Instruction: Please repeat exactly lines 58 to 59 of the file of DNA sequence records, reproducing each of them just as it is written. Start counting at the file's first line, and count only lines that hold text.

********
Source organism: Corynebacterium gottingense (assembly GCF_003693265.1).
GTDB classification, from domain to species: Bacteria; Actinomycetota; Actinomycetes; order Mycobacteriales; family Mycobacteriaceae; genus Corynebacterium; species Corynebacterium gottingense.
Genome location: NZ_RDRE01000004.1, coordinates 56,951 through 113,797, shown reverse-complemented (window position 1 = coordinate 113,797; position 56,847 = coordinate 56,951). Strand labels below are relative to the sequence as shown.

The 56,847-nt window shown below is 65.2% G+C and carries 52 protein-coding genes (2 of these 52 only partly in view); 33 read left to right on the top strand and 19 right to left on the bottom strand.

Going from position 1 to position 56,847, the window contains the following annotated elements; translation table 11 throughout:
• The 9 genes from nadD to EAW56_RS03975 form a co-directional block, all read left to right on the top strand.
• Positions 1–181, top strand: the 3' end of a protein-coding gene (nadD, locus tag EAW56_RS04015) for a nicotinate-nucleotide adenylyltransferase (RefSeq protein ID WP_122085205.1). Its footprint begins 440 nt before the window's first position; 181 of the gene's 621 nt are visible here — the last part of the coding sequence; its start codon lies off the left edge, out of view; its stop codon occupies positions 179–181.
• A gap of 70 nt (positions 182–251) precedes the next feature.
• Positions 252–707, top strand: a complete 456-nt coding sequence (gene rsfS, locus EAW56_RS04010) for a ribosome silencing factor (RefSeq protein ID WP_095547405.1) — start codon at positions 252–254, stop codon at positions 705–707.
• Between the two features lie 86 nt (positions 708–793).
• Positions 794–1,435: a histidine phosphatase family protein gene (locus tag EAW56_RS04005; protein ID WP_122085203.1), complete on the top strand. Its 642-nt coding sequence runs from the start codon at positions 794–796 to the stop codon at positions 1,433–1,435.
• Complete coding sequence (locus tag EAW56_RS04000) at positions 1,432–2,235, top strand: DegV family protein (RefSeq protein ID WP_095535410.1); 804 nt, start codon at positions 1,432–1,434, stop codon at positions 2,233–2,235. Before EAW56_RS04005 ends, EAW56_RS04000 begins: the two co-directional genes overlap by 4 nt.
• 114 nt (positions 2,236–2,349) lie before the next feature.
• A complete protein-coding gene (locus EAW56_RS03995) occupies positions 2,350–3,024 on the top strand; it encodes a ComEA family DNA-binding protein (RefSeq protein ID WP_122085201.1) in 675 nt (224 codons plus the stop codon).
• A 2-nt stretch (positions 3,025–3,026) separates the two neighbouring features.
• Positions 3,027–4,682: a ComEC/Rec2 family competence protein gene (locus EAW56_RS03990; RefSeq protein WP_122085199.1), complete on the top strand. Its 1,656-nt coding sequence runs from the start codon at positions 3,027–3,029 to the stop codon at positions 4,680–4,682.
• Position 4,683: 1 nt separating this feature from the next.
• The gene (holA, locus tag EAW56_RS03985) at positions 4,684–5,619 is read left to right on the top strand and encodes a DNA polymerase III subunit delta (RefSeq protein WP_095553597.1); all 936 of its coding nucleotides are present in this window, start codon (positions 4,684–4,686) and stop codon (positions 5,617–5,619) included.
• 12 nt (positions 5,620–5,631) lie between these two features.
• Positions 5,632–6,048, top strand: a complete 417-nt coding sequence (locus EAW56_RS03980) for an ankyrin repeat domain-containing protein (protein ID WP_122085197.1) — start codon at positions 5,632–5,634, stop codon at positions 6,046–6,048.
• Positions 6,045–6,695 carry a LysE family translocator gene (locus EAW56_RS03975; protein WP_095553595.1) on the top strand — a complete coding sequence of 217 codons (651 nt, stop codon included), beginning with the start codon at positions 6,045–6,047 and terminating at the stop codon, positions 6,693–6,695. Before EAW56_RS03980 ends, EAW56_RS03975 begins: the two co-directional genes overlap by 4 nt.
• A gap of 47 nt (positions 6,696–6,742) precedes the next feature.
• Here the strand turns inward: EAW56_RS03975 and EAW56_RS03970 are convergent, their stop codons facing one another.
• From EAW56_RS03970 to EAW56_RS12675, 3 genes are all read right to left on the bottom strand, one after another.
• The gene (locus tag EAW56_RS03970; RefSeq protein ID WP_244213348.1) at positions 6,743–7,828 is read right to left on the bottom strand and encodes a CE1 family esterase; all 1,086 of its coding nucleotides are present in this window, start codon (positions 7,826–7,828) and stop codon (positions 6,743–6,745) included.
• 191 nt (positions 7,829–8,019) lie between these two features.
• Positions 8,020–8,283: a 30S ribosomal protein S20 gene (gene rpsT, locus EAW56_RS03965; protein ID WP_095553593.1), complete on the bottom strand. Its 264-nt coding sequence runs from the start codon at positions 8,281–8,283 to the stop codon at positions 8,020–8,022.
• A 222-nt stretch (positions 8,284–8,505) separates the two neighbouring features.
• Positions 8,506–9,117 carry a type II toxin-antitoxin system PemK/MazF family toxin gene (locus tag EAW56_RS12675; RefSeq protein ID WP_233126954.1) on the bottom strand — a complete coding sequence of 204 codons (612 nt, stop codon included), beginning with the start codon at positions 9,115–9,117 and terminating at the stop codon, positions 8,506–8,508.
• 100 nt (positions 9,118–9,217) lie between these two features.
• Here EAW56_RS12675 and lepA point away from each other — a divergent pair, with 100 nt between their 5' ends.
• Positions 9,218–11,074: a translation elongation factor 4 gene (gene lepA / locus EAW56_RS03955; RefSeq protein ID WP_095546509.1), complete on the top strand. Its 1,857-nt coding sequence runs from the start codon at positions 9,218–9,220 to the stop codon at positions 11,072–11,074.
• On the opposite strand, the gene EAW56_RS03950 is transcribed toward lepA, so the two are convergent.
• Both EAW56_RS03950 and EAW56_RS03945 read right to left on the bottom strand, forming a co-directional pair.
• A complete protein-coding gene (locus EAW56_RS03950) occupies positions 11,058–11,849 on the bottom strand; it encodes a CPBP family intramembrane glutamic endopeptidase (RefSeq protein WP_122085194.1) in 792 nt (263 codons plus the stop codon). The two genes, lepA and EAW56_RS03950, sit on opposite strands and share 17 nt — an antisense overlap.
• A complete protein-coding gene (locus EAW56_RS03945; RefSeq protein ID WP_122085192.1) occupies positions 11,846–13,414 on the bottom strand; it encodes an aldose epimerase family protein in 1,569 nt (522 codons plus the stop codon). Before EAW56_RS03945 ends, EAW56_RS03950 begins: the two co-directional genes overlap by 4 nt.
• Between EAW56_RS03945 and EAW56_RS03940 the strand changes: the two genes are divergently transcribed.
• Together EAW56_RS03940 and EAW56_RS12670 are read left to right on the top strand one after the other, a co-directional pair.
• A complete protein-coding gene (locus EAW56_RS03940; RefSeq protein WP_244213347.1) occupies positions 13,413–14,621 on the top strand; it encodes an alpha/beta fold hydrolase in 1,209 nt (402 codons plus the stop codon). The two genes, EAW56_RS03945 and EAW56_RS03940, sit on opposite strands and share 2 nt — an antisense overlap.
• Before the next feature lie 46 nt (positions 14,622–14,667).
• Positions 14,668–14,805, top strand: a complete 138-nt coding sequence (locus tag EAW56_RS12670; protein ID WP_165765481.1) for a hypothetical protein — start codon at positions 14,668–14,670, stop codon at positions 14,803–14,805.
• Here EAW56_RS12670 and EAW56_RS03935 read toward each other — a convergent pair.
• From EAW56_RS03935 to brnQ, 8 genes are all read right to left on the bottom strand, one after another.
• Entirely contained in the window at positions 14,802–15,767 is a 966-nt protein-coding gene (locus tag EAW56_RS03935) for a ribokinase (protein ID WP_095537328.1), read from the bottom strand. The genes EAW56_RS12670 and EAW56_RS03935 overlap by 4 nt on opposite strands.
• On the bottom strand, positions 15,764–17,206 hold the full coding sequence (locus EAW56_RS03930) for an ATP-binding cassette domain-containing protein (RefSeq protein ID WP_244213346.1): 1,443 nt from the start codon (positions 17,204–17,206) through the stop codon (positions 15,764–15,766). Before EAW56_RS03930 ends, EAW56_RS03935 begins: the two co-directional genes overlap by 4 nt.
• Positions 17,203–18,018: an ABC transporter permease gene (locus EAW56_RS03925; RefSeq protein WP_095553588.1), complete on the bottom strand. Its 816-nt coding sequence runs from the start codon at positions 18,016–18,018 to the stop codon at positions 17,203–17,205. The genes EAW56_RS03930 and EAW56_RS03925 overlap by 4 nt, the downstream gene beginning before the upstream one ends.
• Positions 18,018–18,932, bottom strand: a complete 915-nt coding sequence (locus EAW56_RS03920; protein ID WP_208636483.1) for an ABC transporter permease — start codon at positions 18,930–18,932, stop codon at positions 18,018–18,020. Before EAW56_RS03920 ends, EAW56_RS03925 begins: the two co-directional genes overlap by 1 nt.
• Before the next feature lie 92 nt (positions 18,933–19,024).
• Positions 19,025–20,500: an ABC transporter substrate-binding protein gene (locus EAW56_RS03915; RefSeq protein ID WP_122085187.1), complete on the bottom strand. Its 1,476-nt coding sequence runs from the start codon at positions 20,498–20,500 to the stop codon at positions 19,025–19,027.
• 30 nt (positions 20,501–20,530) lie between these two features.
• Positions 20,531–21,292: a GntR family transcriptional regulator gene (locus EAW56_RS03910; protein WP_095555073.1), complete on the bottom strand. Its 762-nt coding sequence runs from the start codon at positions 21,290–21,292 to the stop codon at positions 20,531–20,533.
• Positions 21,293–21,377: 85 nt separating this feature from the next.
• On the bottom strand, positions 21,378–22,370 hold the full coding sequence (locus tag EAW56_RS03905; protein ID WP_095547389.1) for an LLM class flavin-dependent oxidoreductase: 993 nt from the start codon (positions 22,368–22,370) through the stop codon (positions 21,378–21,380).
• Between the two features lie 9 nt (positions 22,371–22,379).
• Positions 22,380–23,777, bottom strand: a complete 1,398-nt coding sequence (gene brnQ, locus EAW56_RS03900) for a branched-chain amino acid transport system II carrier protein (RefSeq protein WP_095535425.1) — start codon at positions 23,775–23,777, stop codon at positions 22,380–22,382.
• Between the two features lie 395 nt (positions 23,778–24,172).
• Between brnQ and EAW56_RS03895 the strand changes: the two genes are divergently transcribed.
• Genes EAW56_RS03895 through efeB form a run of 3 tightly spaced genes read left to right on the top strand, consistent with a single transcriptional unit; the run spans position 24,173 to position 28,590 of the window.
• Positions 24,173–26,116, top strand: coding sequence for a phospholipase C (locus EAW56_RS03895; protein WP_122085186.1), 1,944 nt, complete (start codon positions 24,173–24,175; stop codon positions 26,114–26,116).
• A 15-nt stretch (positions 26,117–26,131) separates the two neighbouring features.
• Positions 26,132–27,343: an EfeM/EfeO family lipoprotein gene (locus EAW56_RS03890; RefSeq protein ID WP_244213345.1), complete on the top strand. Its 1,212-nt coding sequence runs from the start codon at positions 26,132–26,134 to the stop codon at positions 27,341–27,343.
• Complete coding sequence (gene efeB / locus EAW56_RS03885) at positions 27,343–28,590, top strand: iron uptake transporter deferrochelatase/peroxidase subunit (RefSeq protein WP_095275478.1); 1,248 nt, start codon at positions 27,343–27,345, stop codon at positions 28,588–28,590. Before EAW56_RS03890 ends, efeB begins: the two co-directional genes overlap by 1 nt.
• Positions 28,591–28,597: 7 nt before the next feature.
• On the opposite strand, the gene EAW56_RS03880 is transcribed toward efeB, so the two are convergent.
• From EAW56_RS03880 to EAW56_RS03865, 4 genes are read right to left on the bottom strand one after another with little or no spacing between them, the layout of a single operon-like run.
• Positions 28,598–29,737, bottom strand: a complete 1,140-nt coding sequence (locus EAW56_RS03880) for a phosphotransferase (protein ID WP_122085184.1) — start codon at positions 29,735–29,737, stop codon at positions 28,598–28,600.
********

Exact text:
• Genes EAW56_RS03895 through efeB form a run of 3 tightly spaced genes read left to right on the top strand, consistent with a single transcriptional unit; the run spans position 24,173 to position 28,590 of the window.
• Positions 24,173–26,116, top strand: coding sequence for a phospholipase C (locus EAW56_RS03895; protein WP_122085186.1), 1,944 nt, complete (start codon positions 24,173–24,175; stop codon positions 26,114–26,116).